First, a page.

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Three tracks in, Clipse introduces listeners to where it comes from: "In Virginia, we smirked at the Simpson trial/Yeah, I guess the chase was wild, but what's the fuss about?/See plenty of my partners feeling like O.J./Beat murder like the shit is OK/That's what our dough say." When, say, Ja Rule drops something similar, you know he's just going back to his comfortable home, where his wife calls him Jeffrey and his biggest concern is making sure his platinum plaques are in place when Cribs comes calling. With Clipse, it's not as clear. Brothers Malice and Pusha T (Gene and Terrence Thornton to their mama) don't sound like rhymers playing the parts of Tek-toting, powder-pushing hustlers; more like the other way around. "Ironic, the same place I'm making figures at/That's the same land they used to hang niggas at," Malice pronounces later on "Virginia," and he doesn't sound mad. He just is.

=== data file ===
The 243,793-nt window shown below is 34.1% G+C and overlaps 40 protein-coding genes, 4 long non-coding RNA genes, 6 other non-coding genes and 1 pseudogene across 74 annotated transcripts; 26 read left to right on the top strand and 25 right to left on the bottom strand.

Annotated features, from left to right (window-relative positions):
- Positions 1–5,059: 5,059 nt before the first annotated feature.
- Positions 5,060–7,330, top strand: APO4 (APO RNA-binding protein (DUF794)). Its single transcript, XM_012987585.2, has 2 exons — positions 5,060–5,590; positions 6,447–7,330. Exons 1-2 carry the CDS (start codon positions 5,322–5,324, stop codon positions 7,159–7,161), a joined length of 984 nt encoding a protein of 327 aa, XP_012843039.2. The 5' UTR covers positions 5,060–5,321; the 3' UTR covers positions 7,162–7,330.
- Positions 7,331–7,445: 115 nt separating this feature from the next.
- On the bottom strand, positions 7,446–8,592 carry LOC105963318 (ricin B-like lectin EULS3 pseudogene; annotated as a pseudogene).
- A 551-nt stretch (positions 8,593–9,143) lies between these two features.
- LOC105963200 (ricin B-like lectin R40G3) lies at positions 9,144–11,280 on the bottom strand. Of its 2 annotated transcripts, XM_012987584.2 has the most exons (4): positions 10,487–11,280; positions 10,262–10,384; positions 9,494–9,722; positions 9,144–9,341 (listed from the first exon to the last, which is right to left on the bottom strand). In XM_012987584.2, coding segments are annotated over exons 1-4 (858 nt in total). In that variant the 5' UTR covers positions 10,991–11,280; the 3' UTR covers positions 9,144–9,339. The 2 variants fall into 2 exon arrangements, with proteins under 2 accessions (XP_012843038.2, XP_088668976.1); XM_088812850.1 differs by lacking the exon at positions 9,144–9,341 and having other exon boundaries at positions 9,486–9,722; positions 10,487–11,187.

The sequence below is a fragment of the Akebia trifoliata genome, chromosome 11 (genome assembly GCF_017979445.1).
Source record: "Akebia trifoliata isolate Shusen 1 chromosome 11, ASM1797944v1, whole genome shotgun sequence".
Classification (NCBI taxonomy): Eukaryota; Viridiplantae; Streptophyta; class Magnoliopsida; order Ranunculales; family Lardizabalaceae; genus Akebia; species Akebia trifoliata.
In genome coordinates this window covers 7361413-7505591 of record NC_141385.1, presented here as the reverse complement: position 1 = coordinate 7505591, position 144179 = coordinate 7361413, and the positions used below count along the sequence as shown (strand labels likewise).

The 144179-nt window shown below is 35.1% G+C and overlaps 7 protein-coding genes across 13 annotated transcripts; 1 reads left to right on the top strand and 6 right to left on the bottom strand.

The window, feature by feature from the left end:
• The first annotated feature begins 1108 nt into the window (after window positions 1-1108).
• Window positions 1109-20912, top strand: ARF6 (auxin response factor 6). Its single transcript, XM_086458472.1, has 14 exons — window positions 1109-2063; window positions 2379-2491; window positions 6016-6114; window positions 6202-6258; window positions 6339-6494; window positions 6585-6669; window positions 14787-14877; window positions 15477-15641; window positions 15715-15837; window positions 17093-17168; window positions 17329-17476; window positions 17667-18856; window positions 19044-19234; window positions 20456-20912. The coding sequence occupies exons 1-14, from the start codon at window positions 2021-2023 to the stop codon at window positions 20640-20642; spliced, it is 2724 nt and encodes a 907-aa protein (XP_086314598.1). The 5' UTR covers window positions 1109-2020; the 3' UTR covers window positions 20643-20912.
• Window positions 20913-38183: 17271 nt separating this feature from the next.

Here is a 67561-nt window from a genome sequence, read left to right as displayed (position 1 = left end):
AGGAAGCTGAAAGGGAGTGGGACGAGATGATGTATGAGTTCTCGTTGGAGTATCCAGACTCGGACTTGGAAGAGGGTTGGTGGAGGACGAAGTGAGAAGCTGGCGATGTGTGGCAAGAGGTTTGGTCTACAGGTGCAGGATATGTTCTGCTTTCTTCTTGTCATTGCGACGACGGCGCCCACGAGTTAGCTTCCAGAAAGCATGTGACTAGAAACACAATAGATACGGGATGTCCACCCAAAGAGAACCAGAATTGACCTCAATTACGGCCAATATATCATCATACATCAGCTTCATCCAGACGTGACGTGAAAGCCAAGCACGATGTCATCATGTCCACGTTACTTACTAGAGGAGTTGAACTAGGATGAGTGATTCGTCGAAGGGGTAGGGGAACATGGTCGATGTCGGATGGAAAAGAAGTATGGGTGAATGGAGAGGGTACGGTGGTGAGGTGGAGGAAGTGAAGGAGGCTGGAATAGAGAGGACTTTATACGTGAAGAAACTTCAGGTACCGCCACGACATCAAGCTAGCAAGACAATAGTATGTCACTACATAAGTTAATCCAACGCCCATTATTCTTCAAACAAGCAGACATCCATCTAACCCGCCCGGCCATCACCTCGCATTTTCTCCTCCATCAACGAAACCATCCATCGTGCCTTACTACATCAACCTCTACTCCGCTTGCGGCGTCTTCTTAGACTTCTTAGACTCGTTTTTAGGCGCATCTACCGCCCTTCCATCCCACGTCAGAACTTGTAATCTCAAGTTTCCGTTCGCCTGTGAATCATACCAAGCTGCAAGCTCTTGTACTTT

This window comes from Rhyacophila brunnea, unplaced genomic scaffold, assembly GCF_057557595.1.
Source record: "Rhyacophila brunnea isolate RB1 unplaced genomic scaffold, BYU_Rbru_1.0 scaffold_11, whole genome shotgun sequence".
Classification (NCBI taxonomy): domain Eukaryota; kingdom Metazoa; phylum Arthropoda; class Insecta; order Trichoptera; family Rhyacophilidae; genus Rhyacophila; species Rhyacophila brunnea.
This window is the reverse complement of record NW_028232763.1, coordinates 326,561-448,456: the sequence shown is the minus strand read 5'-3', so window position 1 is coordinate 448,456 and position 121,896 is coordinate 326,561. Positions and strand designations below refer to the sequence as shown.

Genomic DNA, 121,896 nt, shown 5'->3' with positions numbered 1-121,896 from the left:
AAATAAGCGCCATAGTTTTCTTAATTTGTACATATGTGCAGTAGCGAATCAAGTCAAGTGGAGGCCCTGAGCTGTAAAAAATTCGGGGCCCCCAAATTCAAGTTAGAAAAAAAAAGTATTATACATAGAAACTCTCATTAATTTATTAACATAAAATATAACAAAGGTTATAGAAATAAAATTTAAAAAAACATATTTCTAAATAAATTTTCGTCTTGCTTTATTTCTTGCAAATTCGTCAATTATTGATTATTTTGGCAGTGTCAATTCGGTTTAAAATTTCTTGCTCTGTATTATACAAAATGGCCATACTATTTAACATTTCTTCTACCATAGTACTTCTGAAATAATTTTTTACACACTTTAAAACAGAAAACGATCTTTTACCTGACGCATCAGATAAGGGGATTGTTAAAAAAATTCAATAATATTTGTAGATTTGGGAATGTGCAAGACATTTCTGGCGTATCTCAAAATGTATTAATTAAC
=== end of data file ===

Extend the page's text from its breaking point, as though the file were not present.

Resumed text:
And the music matches the lyrical tension, the Neptunes' sparse menace as lean as someone who just got out of the joint after a five-year bid. "Grindin'" is the grittiest hip-hop hit in years, little more than skittish kick-snare stutter and Ping-Pong patter, as Clipse inventories its ill-gotten gains ("The 20s are spinning like windmills/And the ice?/32 below minus the wind chill"). From "Intro" to the pair of "Grindin'" remixes that end the set, including a stop at "Comedy Central" (which isn't a very fun place, as it turns out), Clipse brings gangland fantasies back down to street level. They're still fantasies (aren't they?), but at least they aren't cartoons. Will Pusha T and Malice hold it together when they don't have to worry about hustling for dollars? Lord willin'.

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Zac Crain

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